The only way to find and eliminate Iranian nuclear weapons using military action would be to launch a full-scale invasion of Iran. If the Bush administration even began to contemplate this course of action, however, the U.S. military would probably be near open revolt. Invading Iran would likely make the bloody quagmire in Iraq look like a picnic. Iran has nearly four times the territory and three times the population of Iraq. Also, Iran’s terrain is much more mountainous than Iraq’s and even more ideal for guerrilla warfare. Any U.S. invasion would quickly change the youthful Iranian population from opponents of the governing mullahs to supporters of their efforts to fight off an invading foreign superpower. Rather than facing armed resistance from one faction of the population—as in Iraq—the U.S. military would likely face zealous opposition from the entire population. Finally, the already overstretched U.S. military has too few forces to pacify Iraq, let alone invade Iran simultaneously. The U.S. military and even the Republican Congress would probably be squeamish about invading yet another country while battling a guerrilla insurgency in one of the invasion’s likely launching pads.

With no viable military options, even the aggressive Bush administration will probably be forced to give peace a chance. If the United States can negotiate with the erratic Kim Jong Il in North Korea, it can certainly do so with the authoritarian mullahs in Iran. The secret in both sets of negotiations might be to recognize that these “rogue states” might be genuinely frightened of a U.S. invasion and willing to accept a non-aggression pact with the United States in exchange for a verified elimination of their nuclear weapons. If that doesn’t work, the United States may just have to live with unfriendly nations having nuclear weapons. The U.S. allowed the Soviet Union to obtain nuclear weapons in the 1940s and radical Maoist China to get them in the 1960s. No matter how quirky or radical a nation’s leaders, if a government has a home address that can be incinerated by the most capable nuclear arsenal on the planet, that government can be deterred from attacking the United States.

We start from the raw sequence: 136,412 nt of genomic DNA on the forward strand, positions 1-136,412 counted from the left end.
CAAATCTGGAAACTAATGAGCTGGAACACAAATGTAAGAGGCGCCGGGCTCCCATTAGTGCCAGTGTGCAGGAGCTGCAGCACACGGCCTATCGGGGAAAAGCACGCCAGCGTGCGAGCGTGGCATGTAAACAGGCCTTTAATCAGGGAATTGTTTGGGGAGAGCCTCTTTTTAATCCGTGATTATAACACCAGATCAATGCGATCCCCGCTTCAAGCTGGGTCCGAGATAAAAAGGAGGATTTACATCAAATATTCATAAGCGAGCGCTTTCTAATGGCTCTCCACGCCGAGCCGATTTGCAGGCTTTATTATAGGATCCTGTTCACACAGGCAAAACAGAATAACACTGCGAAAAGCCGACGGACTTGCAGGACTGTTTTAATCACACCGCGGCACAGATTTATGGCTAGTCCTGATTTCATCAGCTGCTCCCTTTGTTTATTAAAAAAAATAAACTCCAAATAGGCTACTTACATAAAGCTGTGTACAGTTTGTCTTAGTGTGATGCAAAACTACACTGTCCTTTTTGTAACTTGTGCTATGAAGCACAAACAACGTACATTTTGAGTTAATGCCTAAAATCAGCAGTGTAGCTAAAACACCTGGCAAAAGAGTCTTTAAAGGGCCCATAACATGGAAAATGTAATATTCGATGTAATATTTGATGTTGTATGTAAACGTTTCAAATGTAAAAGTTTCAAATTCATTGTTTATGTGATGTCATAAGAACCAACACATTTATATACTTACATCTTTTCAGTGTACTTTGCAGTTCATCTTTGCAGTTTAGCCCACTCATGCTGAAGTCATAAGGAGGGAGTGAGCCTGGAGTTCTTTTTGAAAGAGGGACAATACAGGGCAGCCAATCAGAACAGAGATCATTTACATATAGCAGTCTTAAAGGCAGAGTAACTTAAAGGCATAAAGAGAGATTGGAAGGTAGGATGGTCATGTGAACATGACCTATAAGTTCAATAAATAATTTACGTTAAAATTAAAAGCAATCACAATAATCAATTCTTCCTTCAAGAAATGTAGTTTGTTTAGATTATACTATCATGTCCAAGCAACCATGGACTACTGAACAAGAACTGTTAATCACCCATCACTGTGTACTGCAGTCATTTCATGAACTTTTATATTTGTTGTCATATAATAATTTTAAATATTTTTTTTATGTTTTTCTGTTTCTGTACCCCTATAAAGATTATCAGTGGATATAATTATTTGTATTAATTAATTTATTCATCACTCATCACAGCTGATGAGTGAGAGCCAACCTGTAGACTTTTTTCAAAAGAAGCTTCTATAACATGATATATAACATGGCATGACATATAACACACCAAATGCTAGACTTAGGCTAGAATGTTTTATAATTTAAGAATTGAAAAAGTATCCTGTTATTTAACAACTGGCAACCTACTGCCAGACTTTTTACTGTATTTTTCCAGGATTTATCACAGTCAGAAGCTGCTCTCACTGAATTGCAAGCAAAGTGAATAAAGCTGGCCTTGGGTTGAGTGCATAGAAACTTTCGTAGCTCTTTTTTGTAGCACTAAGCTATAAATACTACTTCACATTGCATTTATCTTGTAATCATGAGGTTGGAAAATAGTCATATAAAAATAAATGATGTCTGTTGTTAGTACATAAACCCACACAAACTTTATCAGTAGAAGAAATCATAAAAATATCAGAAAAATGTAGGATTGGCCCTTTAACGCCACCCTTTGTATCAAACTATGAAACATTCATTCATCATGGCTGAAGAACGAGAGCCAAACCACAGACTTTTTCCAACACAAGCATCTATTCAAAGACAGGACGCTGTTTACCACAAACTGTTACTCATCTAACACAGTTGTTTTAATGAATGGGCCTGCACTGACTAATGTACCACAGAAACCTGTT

Ivan Eland is Senior Fellow and Director of the Center on Peace & Liberty at The Independent Institute. Dr. Eland is a graduate of Iowa State University and received an M.B.A. in applied economics and Ph.D. in national security policy from George Washington University. He has been Director of Defense Policy Studies at the Cato Institute, and he spent 15 years working for Congress on national security issues, including stints as an investigator for the House Foreign Affairs Committee and Principal Defense Analyst at the Congressional Budget Office. He is author of the books Partitioning for Peace: An Exit Strategy for Iraq, and Recarving Rushmore.

New from Ivan Eland!
NO WAR FOR OIL: U.S. Dependency and the Middle East

The grab for oil resources has been a major factor behind many conflicts and military deployments because of its perception as a strategic commodity. This book debunks the notion that oil is strategic and argues that war for oil is not necessary to secure the flow of petroleum. Learn More »»